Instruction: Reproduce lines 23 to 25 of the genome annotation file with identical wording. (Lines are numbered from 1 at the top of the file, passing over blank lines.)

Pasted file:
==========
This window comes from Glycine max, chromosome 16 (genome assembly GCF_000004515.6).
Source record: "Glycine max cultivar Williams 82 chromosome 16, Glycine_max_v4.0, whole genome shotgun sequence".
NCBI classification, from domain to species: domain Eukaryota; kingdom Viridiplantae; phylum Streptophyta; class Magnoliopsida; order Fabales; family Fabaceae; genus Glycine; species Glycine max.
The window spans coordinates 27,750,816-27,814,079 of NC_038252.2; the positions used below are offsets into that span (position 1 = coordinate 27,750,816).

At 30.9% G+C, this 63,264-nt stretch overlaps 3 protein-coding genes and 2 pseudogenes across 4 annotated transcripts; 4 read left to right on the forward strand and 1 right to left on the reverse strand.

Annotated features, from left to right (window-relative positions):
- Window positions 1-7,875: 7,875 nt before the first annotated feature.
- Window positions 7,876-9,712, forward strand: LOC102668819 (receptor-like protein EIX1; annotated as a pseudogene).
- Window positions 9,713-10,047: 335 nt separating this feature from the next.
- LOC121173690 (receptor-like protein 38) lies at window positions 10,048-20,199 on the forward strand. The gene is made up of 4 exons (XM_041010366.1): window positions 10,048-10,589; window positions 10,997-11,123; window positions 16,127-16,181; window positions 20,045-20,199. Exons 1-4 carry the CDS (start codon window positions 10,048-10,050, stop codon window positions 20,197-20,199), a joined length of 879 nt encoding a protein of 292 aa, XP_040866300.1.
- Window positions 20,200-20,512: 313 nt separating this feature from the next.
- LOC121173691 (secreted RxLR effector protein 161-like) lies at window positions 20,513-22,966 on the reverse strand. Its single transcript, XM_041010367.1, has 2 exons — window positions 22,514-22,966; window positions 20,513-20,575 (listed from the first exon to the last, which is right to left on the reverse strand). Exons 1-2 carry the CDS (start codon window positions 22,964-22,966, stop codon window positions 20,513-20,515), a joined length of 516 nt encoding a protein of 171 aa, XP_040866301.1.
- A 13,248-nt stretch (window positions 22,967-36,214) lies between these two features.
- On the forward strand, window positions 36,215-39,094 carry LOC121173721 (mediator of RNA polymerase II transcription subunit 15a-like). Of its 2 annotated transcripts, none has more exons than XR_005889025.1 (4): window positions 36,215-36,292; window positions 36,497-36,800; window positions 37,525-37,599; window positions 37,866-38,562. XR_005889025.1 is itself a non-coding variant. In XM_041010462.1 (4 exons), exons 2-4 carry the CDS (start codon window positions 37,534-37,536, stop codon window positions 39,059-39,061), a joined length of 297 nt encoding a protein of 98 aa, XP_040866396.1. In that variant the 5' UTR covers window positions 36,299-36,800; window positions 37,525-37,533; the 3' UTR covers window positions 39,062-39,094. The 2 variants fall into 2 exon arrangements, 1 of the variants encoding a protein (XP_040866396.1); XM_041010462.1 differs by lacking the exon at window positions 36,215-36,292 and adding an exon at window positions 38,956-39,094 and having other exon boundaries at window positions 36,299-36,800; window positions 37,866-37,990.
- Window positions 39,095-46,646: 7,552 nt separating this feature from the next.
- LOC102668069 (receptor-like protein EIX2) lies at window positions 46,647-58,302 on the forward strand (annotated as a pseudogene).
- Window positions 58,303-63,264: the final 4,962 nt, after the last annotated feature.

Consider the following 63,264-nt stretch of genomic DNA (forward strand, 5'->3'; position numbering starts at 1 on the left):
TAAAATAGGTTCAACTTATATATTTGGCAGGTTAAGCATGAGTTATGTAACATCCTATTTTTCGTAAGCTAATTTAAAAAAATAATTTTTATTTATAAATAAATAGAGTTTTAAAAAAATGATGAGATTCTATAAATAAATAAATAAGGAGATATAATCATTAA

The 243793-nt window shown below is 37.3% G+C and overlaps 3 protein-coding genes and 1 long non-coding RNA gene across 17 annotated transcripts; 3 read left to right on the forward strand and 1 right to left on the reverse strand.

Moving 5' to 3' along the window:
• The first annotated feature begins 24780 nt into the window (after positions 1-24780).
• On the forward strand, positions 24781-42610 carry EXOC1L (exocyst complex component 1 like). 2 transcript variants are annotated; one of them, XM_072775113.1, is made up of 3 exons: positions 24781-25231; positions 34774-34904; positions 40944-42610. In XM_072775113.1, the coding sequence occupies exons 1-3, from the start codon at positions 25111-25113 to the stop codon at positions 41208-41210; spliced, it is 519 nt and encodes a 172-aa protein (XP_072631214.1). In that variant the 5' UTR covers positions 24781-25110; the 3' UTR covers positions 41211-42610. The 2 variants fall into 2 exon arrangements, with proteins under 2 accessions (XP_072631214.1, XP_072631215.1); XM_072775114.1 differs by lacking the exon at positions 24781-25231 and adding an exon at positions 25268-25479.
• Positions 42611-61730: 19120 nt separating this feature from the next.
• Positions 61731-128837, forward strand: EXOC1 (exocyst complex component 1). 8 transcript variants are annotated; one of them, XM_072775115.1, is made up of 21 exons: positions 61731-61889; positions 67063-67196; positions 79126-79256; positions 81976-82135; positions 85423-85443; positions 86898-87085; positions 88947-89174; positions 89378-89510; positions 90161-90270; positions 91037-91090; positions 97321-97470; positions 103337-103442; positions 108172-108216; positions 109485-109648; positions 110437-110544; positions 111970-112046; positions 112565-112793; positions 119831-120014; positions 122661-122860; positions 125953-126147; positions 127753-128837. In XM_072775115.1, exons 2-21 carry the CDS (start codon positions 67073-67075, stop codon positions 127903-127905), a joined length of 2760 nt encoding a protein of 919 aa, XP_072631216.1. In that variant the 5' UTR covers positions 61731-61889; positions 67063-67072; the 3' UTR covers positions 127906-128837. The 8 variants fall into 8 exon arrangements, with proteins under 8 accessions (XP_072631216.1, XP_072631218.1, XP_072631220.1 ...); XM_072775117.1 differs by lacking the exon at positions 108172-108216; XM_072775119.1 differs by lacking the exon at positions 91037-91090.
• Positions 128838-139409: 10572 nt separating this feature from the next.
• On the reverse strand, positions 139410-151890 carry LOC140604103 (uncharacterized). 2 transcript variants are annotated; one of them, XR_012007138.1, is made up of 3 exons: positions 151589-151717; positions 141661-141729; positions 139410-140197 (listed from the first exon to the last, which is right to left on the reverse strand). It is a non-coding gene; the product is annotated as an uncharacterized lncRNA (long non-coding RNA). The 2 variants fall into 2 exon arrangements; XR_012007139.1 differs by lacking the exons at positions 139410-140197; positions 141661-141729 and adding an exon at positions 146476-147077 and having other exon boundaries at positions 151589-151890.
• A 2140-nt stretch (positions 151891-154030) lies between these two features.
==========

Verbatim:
• On the forward strand, positions 24781-42610 carry EXOC1L (exocyst complex component 1 like). 2 transcript variants are annotated; one of them, XM_072775113.1, is made up of 3 exons: positions 24781-25231; positions 34774-34904; positions 40944-42610. In XM_072775113.1, the coding sequence occupies exons 1-3, from the start codon at positions 25111-25113 to the stop codon at positions 41208-41210; spliced, it is 519 nt and encodes a 172-aa protein (XP_072631214.1). In that variant the 5' UTR covers positions 24781-25110; the 3' UTR covers positions 41211-42610. The 2 variants fall into 2 exon arrangements, with proteins under 2 accessions (XP_072631214.1, XP_072631215.1); XM_072775114.1 differs by lacking the exon at positions 24781-25231 and adding an exon at positions 25268-25479.
• Positions 42611-61730: 19120 nt separating this feature from the next.
• Positions 61731-128837, forward strand: EXOC1 (exocyst complex component 1). 8 transcript variants are annotated; one of them, XM_072775115.1, is made up of 21 exons: positions 61731-61889; positions 67063-67196; positions 79126-79256; positions 81976-82135; positions 85423-85443; positions 86898-87085; positions 88947-89174; positions 89378-89510; positions 90161-90270; positions 91037-91090; positions 97321-97470; positions 103337-103442; positions 108172-108216; positions 109485-109648; positions 110437-110544; positions 111970-112046; positions 112565-112793; positions 119831-120014; positions 122661-122860; positions 125953-126147; positions 127753-128837. In XM_072775115.1, exons 2-21 carry the CDS (start codon positions 67073-67075, stop codon positions 127903-127905), a joined length of 2760 nt encoding a protein of 919 aa, XP_072631216.1. In that variant the 5' UTR covers positions 61731-61889; positions 67063-67072; the 3' UTR covers positions 127906-128837. The 8 variants fall into 8 exon arrangements, with proteins under 8 accessions (XP_072631216.1, XP_072631218.1, XP_072631220.1 ...); XM_072775117.1 differs by lacking the exon at positions 108172-108216; XM_072775119.1 differs by lacking the exon at positions 91037-91090.